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custom-made formula- tions of plastics are proprietary—made by a single company and sometimes made only at a single facility. So if a fi re or natural disaster cuts off access to that single source, the medical OEM can get burnt. It can take six months to get use of a different grade of material approved by the FDA. “So when a backup material can be qualifi ed up front, it can save a lot of trouble later on,” Kvalo explained.


From Metal to Plastic EVCO Plastics has been on the front lines of a trend in the industry to, when feasible, move from metals to plastics. There are a number of reasons that the latter can be a better choice. One of the most important of these is that working in plastics can simplify the manufacturing process, saving time and remov- ing variables that can affect part quality.


EVCO Plastics Class 100,000 (ISO Class 8) clean room in DeForest, WI includes 14 plastic injection molding machines ranging from 28 to 220 tons.


down and it mistake-proofs the assembly for the OEM. “You know, the tooling in injection molding is probably the most expensive tooling of any plastic process and technol- ogy—but if you make that investment, you end up with the lowest part cost. And you’re able to put a range of features in the mold that can replace what were separate parts or opera- tions in a metal version of the product.”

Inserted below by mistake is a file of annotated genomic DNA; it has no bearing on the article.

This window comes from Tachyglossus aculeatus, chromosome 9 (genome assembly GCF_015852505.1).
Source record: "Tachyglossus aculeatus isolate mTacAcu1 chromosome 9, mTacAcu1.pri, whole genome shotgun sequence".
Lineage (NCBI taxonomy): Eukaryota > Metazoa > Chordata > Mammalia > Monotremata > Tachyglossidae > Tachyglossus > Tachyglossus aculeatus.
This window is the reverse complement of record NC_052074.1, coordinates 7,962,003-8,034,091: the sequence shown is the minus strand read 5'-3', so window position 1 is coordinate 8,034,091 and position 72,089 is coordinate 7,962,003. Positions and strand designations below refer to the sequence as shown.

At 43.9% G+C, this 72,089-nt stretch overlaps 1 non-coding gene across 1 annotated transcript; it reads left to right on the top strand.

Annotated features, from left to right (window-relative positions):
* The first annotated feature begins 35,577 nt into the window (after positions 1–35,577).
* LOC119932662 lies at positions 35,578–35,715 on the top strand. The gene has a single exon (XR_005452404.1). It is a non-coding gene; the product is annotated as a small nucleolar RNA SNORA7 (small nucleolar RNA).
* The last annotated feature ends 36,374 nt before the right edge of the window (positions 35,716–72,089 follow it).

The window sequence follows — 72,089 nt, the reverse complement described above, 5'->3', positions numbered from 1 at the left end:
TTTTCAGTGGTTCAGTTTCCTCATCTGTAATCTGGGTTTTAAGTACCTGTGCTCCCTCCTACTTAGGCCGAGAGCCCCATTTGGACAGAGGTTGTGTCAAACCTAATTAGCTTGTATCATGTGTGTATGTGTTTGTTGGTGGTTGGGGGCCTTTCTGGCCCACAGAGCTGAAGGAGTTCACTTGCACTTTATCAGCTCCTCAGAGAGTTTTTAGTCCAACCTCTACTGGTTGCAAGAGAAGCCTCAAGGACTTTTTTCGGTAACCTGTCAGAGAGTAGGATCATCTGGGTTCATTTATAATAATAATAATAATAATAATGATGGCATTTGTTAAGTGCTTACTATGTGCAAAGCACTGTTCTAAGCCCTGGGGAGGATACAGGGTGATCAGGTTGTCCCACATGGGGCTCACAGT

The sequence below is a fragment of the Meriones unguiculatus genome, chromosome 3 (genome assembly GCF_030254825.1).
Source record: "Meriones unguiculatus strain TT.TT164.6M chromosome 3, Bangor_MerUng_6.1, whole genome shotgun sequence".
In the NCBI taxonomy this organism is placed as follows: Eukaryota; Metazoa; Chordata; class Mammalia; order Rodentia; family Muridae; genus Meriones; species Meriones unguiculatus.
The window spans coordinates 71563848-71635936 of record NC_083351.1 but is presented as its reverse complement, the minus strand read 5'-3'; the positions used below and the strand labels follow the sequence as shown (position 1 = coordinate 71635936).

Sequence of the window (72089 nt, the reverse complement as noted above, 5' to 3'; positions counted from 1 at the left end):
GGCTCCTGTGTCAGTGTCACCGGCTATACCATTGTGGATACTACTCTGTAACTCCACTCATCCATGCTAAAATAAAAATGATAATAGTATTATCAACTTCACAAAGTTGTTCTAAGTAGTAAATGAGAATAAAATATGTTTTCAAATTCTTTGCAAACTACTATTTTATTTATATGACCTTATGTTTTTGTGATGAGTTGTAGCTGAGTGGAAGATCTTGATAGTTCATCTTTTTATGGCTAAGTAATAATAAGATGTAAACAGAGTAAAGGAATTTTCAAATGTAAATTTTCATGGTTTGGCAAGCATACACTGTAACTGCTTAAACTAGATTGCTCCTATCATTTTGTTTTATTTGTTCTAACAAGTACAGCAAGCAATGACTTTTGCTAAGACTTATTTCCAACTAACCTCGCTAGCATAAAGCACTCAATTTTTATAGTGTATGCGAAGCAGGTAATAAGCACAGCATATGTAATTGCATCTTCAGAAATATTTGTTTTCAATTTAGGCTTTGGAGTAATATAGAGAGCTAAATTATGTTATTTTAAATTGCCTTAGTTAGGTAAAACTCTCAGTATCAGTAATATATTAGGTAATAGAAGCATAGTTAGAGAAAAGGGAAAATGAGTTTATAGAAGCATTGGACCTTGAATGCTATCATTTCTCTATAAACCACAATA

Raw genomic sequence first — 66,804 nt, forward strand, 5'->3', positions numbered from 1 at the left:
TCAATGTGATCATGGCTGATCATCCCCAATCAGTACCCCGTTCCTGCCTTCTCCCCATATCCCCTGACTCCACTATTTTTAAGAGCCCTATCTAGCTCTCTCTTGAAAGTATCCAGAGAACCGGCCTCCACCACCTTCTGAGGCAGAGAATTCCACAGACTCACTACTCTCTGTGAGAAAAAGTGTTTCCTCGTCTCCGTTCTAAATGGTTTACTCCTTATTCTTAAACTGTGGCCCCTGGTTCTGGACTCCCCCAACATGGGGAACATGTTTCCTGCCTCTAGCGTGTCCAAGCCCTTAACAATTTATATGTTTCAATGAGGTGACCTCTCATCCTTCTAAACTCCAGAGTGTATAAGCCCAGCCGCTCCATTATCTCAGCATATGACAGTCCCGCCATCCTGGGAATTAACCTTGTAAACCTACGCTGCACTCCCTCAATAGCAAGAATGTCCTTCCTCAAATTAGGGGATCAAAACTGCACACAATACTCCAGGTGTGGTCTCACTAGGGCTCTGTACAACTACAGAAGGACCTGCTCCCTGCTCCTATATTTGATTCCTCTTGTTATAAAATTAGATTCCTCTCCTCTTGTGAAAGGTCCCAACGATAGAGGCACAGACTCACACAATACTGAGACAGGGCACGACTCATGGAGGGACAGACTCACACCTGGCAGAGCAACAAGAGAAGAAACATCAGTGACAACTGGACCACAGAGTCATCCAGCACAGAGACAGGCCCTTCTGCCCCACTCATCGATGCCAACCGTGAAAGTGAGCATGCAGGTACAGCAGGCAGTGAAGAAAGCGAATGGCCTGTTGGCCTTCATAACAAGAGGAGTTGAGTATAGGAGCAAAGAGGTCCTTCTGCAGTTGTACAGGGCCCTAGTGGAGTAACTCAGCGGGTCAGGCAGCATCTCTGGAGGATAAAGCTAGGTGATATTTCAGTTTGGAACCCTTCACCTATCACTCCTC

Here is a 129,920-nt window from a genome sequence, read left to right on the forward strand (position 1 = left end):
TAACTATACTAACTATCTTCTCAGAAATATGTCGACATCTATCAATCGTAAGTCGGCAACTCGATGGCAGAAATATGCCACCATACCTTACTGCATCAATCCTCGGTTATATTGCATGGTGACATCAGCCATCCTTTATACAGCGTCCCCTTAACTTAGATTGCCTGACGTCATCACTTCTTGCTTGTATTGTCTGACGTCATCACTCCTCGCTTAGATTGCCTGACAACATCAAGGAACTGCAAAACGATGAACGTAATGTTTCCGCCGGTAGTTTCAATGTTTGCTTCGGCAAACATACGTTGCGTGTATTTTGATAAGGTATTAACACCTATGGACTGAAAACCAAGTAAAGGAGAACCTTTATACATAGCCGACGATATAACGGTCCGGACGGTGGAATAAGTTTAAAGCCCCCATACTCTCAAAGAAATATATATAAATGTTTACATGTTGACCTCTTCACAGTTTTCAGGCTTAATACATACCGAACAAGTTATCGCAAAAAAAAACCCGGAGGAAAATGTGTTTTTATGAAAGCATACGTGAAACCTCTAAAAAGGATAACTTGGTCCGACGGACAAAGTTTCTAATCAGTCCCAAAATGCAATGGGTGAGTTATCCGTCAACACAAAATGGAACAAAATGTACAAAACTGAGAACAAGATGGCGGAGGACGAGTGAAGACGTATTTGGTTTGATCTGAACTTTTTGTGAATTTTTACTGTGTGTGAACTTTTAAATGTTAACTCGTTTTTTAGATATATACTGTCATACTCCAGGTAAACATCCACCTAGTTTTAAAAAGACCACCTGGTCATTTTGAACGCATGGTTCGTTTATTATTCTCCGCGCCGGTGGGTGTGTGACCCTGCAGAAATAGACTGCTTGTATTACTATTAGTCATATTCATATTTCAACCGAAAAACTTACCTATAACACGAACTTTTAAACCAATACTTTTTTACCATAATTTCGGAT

“The tooling in injection molding is probably the most expensive tooling of any plastic process and technology—but if you make that investment, you end up with the lowest part cost.”


“Generally speaking, when we’re talking about going from metal to plastic, we’re taking a metal assembly that may have multiple clips and snaps, and we’re able to mold all of those features onto one part. I can’t think of any situation offhand where we didn’t take a metal assembly of maybe a dozen parts and get the part count down to three or four or fi ve,” Kvalo said. “That does multiple good things. It gets the cost


Another advantage of plastic is cosmetic, Kvalo noted. “In many applications, plastic is going to stay newer-looking longer than steel. Steel corrodes; paint on steel scratches, but colored plastic is the same color all the way through.” Get the Lead Out Another strong impetus to move from metal to plastic is ecological: there are metals, such as lead, that can dam- age the user’s health and environment. Lead has been the go-to material for radiation shielding since the development of diagnostic X-ray, fl uoroscopy and, more recently, CAT scanning. “There’s been a real push throughout the medical industry to get rid of lead,” Kvalo noted. “We’re now making parts for some medical OEMs with a material called ‘ecomass,’ which can be alloyed with a polypropylene or a polycarbonate, depending on what the needed properties are. What makes ecomass special is that it has tungsten as a fi ller, giving the material a density close


51 — Medical Manufacturing 2015


Photo courtesy EVCO Plastics


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